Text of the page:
Federal Court Throws Out Another Key Permit for Mountain Valley Pipeline

February 11, 2022: On February 3rd, the U.S. Court of Appeals for the Fourth Circuit invalidated the biological opinion and incidental take statement issued by the U.S. Fish and Wildlife Service under the Endangered Species Act for the Mountain Valley Pipeline. The court found that the agency failed to adequately analyze the project's environmental context–including the impacts of climate change–when assessing the pipeline’s impacts on two endangered fish species, the Roanoke logperch and the candy darter.

The court concluded that “if a species is already speeding toward the extinction cliff, an agency may not press on the gas.” Both the logperch and the darter are extremely sensitive to the sediment pollution that results from constructing a massive pipeline over steep, highly erodible slopes in Appalachia and through the region’s rivers and streams. The court's decision means that construction should not move forward along the 304-mile pipeline route unless and until the pipeline obtains a valid approval.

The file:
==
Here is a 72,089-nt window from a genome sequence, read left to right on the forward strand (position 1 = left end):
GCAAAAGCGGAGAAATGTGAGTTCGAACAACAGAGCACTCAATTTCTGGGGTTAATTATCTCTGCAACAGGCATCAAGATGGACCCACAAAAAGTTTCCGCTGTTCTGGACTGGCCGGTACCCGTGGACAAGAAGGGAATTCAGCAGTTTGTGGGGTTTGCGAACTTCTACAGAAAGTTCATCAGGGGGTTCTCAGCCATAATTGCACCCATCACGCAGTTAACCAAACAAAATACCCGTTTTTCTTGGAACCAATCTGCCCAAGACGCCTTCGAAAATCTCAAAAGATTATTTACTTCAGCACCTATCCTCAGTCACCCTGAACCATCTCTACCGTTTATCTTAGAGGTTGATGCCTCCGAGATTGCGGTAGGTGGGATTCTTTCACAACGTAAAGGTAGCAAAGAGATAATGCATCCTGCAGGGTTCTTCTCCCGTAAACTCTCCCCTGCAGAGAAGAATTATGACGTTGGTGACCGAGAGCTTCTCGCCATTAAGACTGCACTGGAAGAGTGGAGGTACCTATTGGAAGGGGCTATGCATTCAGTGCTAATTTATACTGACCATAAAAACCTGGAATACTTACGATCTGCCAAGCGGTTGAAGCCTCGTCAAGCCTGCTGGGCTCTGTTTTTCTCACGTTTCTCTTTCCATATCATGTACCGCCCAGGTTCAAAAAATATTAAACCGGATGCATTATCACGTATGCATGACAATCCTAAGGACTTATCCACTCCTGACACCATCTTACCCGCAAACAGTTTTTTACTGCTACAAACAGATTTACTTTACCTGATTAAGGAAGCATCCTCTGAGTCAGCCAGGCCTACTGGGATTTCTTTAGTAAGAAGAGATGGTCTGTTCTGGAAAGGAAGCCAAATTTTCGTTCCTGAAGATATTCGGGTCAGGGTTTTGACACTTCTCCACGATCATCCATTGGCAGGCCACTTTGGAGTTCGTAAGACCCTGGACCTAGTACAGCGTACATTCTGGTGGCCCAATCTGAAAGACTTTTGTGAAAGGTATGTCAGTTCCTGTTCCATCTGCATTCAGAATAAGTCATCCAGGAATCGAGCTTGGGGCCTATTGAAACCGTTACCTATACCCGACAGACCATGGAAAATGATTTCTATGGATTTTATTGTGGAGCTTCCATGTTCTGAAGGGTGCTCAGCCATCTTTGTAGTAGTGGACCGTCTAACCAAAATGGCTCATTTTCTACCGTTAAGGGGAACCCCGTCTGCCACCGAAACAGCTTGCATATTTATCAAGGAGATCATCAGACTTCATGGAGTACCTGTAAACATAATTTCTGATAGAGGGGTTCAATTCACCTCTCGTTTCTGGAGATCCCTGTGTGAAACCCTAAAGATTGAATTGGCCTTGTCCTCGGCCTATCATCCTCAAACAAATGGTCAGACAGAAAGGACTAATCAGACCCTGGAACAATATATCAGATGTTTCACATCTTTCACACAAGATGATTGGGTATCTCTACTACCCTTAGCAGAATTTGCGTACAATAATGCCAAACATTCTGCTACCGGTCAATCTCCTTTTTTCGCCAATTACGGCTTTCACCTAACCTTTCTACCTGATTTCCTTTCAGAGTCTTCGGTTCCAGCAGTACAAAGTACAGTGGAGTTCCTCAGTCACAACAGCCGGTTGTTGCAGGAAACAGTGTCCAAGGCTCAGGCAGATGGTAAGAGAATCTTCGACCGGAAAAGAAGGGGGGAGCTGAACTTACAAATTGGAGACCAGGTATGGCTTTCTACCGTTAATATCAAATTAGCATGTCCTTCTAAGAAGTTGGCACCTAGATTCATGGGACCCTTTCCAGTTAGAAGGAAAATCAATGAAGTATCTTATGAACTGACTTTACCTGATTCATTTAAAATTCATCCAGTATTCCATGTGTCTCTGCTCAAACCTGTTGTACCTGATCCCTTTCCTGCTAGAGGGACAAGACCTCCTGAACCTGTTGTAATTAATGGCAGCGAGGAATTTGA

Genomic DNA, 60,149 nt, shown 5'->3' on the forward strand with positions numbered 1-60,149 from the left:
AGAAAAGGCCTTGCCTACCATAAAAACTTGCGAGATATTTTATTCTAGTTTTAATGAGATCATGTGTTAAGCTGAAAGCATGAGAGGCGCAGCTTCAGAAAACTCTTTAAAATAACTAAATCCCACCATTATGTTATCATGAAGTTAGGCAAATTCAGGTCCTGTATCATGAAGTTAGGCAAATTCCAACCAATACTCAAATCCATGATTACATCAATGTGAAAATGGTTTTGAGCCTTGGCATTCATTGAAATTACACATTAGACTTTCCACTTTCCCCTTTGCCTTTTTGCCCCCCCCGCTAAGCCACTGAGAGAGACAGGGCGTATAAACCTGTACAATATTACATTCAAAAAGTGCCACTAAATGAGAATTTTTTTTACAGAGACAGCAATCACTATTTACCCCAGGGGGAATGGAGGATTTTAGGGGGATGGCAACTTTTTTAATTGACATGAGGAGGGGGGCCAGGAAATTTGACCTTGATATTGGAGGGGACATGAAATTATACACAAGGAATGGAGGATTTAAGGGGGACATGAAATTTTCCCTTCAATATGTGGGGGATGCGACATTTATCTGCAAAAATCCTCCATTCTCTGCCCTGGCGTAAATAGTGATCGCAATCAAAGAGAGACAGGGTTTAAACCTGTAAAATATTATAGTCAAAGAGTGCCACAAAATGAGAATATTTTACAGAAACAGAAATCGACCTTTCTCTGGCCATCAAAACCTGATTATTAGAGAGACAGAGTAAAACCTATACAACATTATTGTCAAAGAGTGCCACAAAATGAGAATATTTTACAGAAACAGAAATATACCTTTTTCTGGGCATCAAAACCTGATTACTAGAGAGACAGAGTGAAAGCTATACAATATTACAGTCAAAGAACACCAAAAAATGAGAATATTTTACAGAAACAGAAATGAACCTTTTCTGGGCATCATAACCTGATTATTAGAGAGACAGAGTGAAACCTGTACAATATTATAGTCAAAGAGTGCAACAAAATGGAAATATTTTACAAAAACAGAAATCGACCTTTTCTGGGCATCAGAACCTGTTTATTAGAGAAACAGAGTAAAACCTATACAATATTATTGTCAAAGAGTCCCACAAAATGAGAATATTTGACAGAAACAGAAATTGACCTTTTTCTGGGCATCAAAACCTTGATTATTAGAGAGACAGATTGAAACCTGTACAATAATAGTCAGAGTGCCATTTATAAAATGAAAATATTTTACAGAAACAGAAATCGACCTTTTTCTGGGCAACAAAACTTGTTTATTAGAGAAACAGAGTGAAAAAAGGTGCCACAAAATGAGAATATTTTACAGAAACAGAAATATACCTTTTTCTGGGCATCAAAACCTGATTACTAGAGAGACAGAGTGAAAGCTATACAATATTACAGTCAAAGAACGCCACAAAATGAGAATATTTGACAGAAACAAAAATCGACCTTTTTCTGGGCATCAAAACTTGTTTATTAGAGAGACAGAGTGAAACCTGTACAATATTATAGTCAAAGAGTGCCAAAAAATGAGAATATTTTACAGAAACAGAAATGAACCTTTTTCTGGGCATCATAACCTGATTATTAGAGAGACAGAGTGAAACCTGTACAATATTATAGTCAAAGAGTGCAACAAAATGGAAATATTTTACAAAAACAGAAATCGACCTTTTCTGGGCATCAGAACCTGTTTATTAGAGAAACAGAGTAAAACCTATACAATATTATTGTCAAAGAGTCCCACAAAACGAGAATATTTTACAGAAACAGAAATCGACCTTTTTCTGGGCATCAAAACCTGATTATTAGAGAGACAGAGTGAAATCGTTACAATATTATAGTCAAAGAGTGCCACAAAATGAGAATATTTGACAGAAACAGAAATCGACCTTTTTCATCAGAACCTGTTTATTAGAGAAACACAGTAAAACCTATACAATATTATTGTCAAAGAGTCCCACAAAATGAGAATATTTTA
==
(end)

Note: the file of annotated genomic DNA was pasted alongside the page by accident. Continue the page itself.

ELP attorney Elly Benson argued this Endangered Species Act case on behalf of a coalition of conservation organizations, including Wild Virginia, Appalachian Voices, West Virginia Rivers Coalition, Preserve Giles County, Preserve Bent Mountain, West Virginia Highlands Conservancy, Indian Creek Watershed Association, Chesapeake Climate Action Network, Defenders of Wildlife, and Center for Biological Diversity. Appalachian Mountain Advocates also represented the petitioners.

The decision came nine days after the court invalidated the U.S. Forest Service and Bureau of Land Management decisions authorizing the Mountain Valley Pipeline to cross the Jefferson National Forest. That case was argued by ELP attorney Nathan Matthews.